Finches were kept as pets for centuries entertaining their owners with their gently trilling sounds and songs, quickly darting about in endless choreographed movements. While some vocalize with a “peep-peep” (perfect for apartment dwellers) others have soft, beautiful songs! These small, lively and sociable birds are easy to care for and many are easy to breed! Finches are native to areas, such as Africa, Asia, Australia, India and the Indonesian Islands. While many species inhabit grasslands, some make their homes in forests. The optimum room temperature for most finch species is 65°F – 70°F (18°C – 21°C). Finches will fit the lifestyle of just about anyone!
One Finch, Two or More?
Finches must never be kept alone. They are extremely sociable birds and need partners of their own species. If deprived of companions (whether their own species or not) they will suffer loneliness and possibly sickness. Finches will be healthier and happier with a “flock” to belong to.
This will vary from species to species. Usually a male and a female of the same species is the best match to make. Neither males nor females should predominate in your cage/aviary. Unattached birds will cause problems, since they will always be looking for an opportunity to find a mate.
Perch or Nest sleepers?
Finches are divided into two groups according to their sleeping habits. Perch sleepers will sleep huddled together or by themselves on a perch. Nest sleepers will build nests for sleeping; even outside of their mating season. The nest builders need to have access to nesting material and also to ready-made nests, otherwise they may catch cold or become panicked at night.
To provide a happy, healthy atmosphere for your finches, Petland recommends the following necessary and fun accessories. We have listed them as your new finch’s four basic needs: Environmental, Nutritional, Maintenance and Behavioural. When these needs are met, along with a loving environment provided by you, your finches can live a long and happy life. Typically, a healthy finch may live between six and eight years.
Your Finches New Home – When purchasing a cage for your finches, keep the following in mind. Unlike hookbills that can climb around their cages, finches get their exercise by flying from perch-to-perch. Therefore, they will require a home that is wider than it is tall. Get the largest cage that you can! A roomy home with lots of area for flying, perching and sleeping is ideal. Your finch cage will need bars that are set at 1 cm (0.4 inches) intervals. You may want to hang their cage or place it on a cage stand, but either way, make sure the room is draft free, away from heat or air-conditioning vents and is not in direct sunlight. A cage cover will allow your finches to get the rest they need. Remember, that birds wake at sunrise and sleep at sunset.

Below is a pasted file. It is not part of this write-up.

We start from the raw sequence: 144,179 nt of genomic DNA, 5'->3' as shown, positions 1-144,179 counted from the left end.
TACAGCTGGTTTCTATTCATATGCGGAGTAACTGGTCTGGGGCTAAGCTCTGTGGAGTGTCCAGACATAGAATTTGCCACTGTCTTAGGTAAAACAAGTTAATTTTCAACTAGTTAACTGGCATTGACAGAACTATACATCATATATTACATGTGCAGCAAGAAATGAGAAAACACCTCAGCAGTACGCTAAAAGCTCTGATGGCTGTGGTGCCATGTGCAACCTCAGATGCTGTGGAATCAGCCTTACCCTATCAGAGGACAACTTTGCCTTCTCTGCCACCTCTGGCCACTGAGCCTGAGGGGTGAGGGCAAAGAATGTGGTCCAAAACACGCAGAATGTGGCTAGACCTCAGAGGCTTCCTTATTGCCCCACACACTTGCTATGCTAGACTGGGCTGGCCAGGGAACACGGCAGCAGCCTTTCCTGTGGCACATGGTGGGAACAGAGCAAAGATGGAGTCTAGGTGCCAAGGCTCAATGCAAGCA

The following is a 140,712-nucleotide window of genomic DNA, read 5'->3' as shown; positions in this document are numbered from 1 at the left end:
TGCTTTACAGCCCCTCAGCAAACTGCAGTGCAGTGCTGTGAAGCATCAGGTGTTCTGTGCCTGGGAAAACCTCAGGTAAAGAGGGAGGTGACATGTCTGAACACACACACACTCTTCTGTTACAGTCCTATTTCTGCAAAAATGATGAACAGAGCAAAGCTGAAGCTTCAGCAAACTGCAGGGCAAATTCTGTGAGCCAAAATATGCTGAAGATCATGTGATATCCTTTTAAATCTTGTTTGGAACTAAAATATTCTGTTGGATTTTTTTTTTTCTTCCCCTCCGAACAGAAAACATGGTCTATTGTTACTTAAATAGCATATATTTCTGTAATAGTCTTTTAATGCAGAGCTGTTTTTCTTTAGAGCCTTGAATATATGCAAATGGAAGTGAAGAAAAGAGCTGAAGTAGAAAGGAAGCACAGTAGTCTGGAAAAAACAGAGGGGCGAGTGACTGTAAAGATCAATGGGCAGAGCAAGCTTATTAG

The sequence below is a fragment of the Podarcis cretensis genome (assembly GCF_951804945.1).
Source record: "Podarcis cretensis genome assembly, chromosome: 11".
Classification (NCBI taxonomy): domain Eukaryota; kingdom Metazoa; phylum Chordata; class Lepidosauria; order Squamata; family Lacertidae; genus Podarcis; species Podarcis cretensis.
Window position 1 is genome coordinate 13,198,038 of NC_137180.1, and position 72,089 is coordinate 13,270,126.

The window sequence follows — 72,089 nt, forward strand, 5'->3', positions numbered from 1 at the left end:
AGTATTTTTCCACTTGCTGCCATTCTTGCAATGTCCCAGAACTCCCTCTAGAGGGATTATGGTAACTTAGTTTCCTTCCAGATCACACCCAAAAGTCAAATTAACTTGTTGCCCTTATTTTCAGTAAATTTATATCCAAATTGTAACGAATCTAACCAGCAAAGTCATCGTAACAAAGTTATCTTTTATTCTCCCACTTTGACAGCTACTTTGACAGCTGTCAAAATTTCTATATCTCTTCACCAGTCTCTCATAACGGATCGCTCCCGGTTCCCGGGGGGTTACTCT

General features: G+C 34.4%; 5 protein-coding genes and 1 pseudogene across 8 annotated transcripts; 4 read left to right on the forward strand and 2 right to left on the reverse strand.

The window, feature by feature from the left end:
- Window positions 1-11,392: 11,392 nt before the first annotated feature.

Perches – Your finches must have a variety of perch sizes to allow their feet proper exercise. They will need not only the perching that comes with your cage, but also branches which will provide them with an uneven surface. These may be purchased in plastic, manzanita wood or you may collect the following branches from outdoors, provided they have not been sprayed: fruit trees, willow, poplar, elderberry and maple. If you do use natural branches, they will need to be replaced frequently. Situate two of the perches at the same height as the seed and water dishes, not directly over them, where fecal matter could spoil the food.
Lighting – Your finches require exposure to ultraviolet light on a daily basis. Since it is not possible in our climate to have them outside on a daily basis, and placing them in front of a window only allows filtered light inside, which is ineffective; the use of a full-spectrum light is vital. UVA and UVB is necessary to prevent calcium and vitamin D3 deficiencies which can cause a tremendous amount of health problems. As well, depriving your finches of UV light will make them colour blind. It has also been suggested that UVA light is beneficial in reducing or eliminating abnormal behaviour, such as feather damaging disorders, phobias and aggression among just a few. An avian floor lamp and UVA/UVB bulb will be a necessary part of your finches basic environmental needs.
Food – It is unreasonable to expect any living thing to remain healthy when fed only one or two types of food. You must give your finches a balanced diet if they are to live long and happy lives! Fresh finch seed mix should always be available. Check their seed twice daily, and don’t be fooled by the empty husks they will leave in the dish! Blow them off into the garbage, stir and top up as needed. All finches need some animal protein to supplement their diet. Peeled, cooled, boiled egg that is rubbed through a sieve (must be neither mushy nor chunky) may be offered in a small egg cup daily. Mealworms may also be offered a few times a week. The worms should be chopped (not whole) and offered in a small dish. Also, a healthy mix of fruits and vegetables, shredded into pick-up-and-fly pieces should be offered daily. Feed all perishable foods in a separate dish, and remove it after one or two hours.